The children in Uganda are caught between two ever changing worlds. On one hand they cling to their cultures and on the other end they are being inundated with massive propaganda from their government and churches. The schools I visited had a blend of cultural dances and recitations of Catholic/Christian/capitalistic inspired propaganda. They were dancing one moment and the next moment speaking in repetitive unison about how thankful they are for white people (no joke) and technology as a relief to boredom (again no joke). Most of these ideas are placed in their heads by their teachers who have gone through the same system. Of course our system does the same thing only less obvious to some of us.

When collapse comes I know the people of this land will suffer but I believe their spirit and past trials will carry the day. As for me and my ilk I think we ought to enjoy our last few moments on top because unlike the Ugandan people, our citizens will not adapt well to the type of change that is steamrolling towards us.

Saturday, March 20, 2010

Learning curve

As my wife and I plan our escape from the trap called civilization my stomach begins to churn with anticipation, fear, and excitement. We are feeling our way through the choices that need to made. How will we live? Where will we live? Will we live? We of course have a skill set of most civilized. I have never built a house, planted a garden, searched for drinking water. I don't know a thing about plants, the seasons, or my capacity to suffer. I do know this is something I have to do and fast. I no longer can play this game. My wife is a rock and will be the spine of this whole "adventure" as she calls it. Because that's what this is an adventure of a lifetime. So as I head to Uganda this summer with my eyes wide open it is with a sense of energy/urgency my body has never felt before. My life is going in a direction I never imagined. Hell, I'm going to be one of those crazy people who abandons the world as we know it and starts growin' shit...oh boy.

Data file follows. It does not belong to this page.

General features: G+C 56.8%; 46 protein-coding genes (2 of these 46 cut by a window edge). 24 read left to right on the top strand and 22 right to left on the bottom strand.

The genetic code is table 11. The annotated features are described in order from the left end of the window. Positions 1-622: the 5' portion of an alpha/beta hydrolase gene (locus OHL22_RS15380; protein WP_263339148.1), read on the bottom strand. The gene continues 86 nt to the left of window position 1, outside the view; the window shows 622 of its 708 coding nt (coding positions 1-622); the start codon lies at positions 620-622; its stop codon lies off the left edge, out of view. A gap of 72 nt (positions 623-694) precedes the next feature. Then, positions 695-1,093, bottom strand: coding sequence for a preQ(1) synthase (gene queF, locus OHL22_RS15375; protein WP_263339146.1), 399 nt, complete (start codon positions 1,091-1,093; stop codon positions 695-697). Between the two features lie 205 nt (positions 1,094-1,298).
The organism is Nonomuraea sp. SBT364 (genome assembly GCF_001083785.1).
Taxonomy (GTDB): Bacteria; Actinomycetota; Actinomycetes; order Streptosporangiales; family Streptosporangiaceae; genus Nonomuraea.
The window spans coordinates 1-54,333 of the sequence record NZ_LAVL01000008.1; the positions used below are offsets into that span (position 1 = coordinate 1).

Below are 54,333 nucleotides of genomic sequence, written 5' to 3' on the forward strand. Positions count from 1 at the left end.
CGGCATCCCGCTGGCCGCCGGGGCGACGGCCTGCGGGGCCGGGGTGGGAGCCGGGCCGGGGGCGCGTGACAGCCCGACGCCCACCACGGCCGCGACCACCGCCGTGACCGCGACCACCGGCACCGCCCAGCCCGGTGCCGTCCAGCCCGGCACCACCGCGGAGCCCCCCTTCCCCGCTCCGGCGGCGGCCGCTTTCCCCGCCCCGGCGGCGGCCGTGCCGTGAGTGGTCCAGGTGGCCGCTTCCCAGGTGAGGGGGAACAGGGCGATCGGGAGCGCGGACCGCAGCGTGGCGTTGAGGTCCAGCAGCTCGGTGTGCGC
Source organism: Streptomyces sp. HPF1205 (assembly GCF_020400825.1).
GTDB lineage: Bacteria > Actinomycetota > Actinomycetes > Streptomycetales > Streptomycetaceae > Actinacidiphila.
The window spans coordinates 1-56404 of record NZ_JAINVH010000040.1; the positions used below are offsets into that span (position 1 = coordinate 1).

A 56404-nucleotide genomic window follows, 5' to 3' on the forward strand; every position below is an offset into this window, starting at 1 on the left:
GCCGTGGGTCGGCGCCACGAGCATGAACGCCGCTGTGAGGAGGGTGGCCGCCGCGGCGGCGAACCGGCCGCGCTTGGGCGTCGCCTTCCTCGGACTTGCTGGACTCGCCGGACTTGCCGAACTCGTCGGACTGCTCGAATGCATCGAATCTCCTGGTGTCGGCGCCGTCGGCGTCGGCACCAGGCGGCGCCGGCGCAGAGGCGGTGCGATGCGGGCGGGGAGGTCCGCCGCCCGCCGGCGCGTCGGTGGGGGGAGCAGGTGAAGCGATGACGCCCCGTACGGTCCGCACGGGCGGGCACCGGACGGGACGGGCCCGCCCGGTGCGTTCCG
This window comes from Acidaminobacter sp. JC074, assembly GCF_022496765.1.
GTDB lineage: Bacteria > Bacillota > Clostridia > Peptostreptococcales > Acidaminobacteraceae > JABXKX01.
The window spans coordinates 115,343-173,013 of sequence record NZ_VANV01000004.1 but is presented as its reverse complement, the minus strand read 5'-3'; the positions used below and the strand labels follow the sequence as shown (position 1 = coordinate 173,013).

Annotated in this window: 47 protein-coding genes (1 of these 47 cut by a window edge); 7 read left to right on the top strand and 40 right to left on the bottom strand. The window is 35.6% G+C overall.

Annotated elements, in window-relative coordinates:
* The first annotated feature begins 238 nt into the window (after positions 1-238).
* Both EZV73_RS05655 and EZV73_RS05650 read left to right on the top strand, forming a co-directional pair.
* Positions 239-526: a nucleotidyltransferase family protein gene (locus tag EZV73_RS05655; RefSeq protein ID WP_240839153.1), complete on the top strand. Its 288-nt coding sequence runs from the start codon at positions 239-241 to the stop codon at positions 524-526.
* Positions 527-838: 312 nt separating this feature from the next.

Monday, February 8, 2010

The Entitlement That Is Civilization

I just finished reading Derrick Jensen's Endgame Vol 1 and 2. I have never read so much so fast. Civilization is killing us. I have followed the peak oil crowd for sometime now but this is beyond the scope of the looming oil fiasco. Jensen has called out the big boy in charge. He accuses civilization of murder. Much like Tim Wise's book White Like Me blew my mind about privilege Jensen's book did the same for me when it comes to civilization itself. Abuse is rampant and the denial is deep. Do we act or do we hope peak oil will take care of it for us? The entitlement humans have is obvious but somehow we have a veil that blinds us to it. There is no doubt the planet is in peril and DJ wants action from us. This action is dangerous and necessary but the risks keep most of us from acting. I love the twenty premises he uses to challenge the fence sitters. Hope is not working and pacifism is it's ugly brother.